The Robins children were high achievers at the Mentone State School with Bill having obtained a scholarship offered to one student between Mordialloc and Caulfield after year six to attend High School which he commenced at Mordialloc. However, when Bill turned 14, his father, Harry, insisted he leave school to work in the business despite protests from the Head Master of the High School. My mother never forgave this decision and often brought up the fact that the Head Master visited multiple times to try to dissuade Harry from taking this action. Rita went on to be Dux of the Mentone State School in her Merit Certificate year (year 8) of 1937 and then also into the business working in the shop and the office, but mainly contributing to the housekeeping.
In those days, businesses closed for an hour at lunch time, 12.30 to 1.30 mostly, and employees were served lunch with the family. A housekeeper was employed to assist Mary Robins keep house and deliver the main meal to the family plus employees.
The war years put pressure on the business for employees as the men enlisted and I believe some women were employed around this time and my mother probably got her release from the housekeeping to the shop. My father (Tom Stratford) recalls seeing Rita holding an axe or shovel handle up at arm’s length studying the end grain and declaring this was a good one when she had no idea what she was meant to be looking at. A good handle has the end grain running up and down not across, he showed me later.
It was perhaps around this time a family friend known to Mary from Wycheproof, Mr Maurice Boyce, joined the team. Maurie ran a small produce section which was housed in a lean-to on the south side of the shop. Timber framed and flat iron lined bins held products such as wheat, oats, bran, pollard and poultry pellets. Maurie sold weighed amounts of these products into bags often provided by the customers. Hessian sugar bags were a very popular container to collect your half bushel of wheat or 20lbs or layers pellets. Maurie also made up the orders for delivery of these smaller parcels of products.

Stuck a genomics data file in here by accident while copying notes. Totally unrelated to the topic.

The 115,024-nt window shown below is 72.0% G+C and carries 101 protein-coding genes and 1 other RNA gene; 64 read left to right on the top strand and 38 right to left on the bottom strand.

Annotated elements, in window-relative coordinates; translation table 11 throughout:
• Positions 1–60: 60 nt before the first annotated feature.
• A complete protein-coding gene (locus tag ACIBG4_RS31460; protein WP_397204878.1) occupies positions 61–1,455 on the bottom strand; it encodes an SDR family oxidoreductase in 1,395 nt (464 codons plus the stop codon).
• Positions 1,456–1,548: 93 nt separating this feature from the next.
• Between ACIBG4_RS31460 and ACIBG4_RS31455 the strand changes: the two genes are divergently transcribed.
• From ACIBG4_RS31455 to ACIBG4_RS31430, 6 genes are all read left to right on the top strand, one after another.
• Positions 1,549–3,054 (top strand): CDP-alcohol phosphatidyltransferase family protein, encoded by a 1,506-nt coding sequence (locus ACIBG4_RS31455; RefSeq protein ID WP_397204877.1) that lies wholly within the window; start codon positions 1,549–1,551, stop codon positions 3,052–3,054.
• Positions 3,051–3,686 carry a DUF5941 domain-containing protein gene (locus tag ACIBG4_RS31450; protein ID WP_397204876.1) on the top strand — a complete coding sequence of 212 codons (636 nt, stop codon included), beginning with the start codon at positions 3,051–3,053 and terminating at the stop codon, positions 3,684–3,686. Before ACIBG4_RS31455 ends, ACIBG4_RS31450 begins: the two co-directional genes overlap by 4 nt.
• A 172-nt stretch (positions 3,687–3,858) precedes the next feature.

Another younger brother of Harry, Ernest known as Uncle Ern, appeared in Mentone sometime in the 30’s, I think, but he wasn’t involved in the business till maybe around 1950 or after. He was an administrator in the army at Albert Park during WW11 and he was also the Manager of the Mentone Picture Theatre for some time. My mother worked as an usherette and in the ticket box at the theatre as well as the shop during WW11 and after. Mum and dad lived with Uncle Ern in Elizabeth Street after they were married. Dad often laughed at a story of his little dog getting into a stash of unused theatre tickets Uncle Ern stored in his shed. Dad said there was never a better confetti display around the yard and into the side street as the wind dispersed the shredded tickets. Dad said Uncle Ern didn’t speak to him for weeks, which was a blessing in his eyes.
My early months were apparently spent at the shop, as my mother was really sick after I was born, and Mary and Harry looked after me while my father stayed beside mum at the Royal Women’s Hospital. Of course, I have no recollection but the housekeeper at the time, Jean Parsons, was credited with changing my first nappy when I was brought home from hospital. I suspect she had a big role through the day looking after me along with her other duties.
Perhaps around 1955-56, with a bit of family reinforcement, my memories start to kick in. I know I spent quite a bit of my time preschool age at the shop or at least the residence behind the bank. Mum had a very long recovery after my birth and was doing some office work, and nanna (Mary) and the housekeeper probably shared duties looking after me.
I remember that I learned that I could sneak away from the backyard up the side of the shop and sit myself up on the produce bins in the lean-to with Maurie Boyce. As a single older gentleman, he must have been very tolerant becoming a quasi-baby sitter although he required me to sit in the one spot and just talk with him and not interrupt the customers. Eventually when nanna or the housekeeper missed me they would just come to the lean-to and I was allowed to stay until Maurie said my time was up. I remember there was considerable regret in the family when it became necessary for Harry to ‘let Maurie go’. As he was an older gentleman, he evidently had passed the age at which it was possible to obtain workers insurance, particularly as he was still handling bags of grain 180 -200lbs (80Kg+).